Tired Dogs are Better Behaved Dogs
I’ve been bringing my dogs to dog daycare for almost 15 years. They’ve always attended daycare at Dog Days in St. Paul. When I first looked into daycare I was surprised by the long waiting list, we were #80 when I signed her up, in fact, I was planning ahead and her signed up before she was even born.
Working full-time I started with a dog walker and help from family to get her out midday. But four walks a day weren’t enough for Daisy. She was a holy terror! She was always on the move and constantly biting and redirection and the puppy yelp did little to nothing to stop this behavior. As soon as we started daycare the biting completely stopped and she was calm and relaxed at home.
Dog Walkers Verses Do Daycare
Though I think that dog walkers are great I don’t think it’s usually enough for high energy dogs. Also, $/hour daycare is far better. However, not all dogs do well with daycare. Some dogs don’t get along well with other dogs so dog daycare would be a horrible choice for them.
Sometimes when dogs age, dog daycare can become too overwhelming which would be another reason a dog walker might be a better choice. Though, some daycares have special areas that are a bit quieter and more relaxing for seniors. At Dog Days a lot of their office dogs are seniors that just get help the staff with their day to day activities.
Pros of Daycare
- Aids in socializing your dog with both other canines and humans
- Lots of attention
- Helps to drain excess energy
- Keeps your dog from creating mischief when you’re at work
- Strangers will not be in your home.
- Added Convenience – Most daycares have a groomer on staff, so instead of having to take your dog to a grooming appointment your dog can just get beautified there, also many daycares carry dog food so it’s one less stop on the way home.
- It’s safer than a dog park – because daycares require proof of up-to-date vaccinations and the bordatella vaccine “Bordetella bronchiseptica is the most common bacterial agent responsible for kennel cough in dogs” (Anna Burke).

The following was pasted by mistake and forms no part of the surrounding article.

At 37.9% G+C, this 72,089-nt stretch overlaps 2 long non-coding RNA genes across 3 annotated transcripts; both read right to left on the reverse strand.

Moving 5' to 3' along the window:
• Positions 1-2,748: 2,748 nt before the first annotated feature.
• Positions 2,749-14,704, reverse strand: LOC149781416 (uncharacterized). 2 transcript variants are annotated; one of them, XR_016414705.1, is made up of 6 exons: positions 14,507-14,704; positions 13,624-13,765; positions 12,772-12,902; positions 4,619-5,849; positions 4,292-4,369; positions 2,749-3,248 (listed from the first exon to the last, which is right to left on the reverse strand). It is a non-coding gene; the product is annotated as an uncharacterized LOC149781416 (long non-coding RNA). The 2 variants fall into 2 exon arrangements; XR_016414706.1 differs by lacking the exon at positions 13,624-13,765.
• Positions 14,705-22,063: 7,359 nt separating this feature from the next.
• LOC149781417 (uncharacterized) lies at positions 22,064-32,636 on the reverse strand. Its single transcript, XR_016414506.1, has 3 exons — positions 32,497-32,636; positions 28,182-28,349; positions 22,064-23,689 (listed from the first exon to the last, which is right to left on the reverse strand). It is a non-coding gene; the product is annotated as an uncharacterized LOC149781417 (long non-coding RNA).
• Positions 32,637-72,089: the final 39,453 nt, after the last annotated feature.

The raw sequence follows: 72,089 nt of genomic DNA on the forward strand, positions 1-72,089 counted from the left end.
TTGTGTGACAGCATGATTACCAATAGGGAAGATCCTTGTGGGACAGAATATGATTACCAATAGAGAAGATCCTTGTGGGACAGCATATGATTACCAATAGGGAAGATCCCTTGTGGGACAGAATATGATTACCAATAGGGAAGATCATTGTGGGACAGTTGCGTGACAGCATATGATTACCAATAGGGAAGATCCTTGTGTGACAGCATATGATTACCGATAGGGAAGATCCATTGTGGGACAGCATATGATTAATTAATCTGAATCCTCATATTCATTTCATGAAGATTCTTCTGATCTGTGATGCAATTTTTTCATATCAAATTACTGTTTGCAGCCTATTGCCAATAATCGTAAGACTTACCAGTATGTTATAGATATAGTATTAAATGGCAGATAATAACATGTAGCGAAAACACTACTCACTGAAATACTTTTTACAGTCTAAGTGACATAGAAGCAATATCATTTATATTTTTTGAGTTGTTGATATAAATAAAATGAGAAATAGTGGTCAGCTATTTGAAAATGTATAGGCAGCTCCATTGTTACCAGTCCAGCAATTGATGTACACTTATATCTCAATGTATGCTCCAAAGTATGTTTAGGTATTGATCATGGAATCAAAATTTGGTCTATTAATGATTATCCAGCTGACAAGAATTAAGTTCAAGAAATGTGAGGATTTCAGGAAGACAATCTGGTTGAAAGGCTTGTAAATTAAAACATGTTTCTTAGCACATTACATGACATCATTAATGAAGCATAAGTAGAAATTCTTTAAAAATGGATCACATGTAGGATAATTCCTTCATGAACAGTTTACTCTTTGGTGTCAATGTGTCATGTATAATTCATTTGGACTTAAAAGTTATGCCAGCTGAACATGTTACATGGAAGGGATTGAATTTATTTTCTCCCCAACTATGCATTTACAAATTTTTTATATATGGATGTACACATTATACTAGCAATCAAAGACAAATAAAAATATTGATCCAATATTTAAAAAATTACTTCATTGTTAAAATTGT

Also, because daycares have trained staff they’re better able to identify behavioral issues before they occur. Before dogs are allowed to attend daycare they must go through a screening process to ensure it’s a good fit for their personalities. At Dog Days, dogs are separated based on age, size, and playstyle.
Cons of Daycare:
- Potential for bad behavior — if you’re in the midst of training, the freedom given at daycare might derail your work and/or create new issues. (Alexandra Anastasio)
- Exposure to illness – It’s just like any daycare, although they do their best to ensure the facility is always clean and dogs are up to date on their shots, dogs can still get viruses like humans.
What To Look For in a Daycare:
Picking the right daycare for your dog is just like picking one for your child. You want to ensure your dog is receiving the best care possible.
Here are a few things to look for when choosing a daycare…
- Make sure that they are licensed, sounds like a given but there are some out there that aren’t.
- Make sure they require all dogs to be up on vaccinations including bordatella.
- Make sure they require flea and tick preventative.
- Knowledgeable Staff
- That they have a plan in case of emergencies. If your dog gets sick or hurt, what’s their plan on how they handle this.
- Take a tour of the daycare, make sure it’s a clean facility.
- Make sure they have set group size limits…Having too many dogs in a small area can cause big issues
Daycare isn’t the right choice for all dogs or all families, but for the majority of dogs, it works great. Most dogs, especially young ones, have excess energy they need to burn and really what better way to do that than playing with other dogs. Even if you don’t work outside of the house your dog still needs time to play and socialize with other dogs and humans too.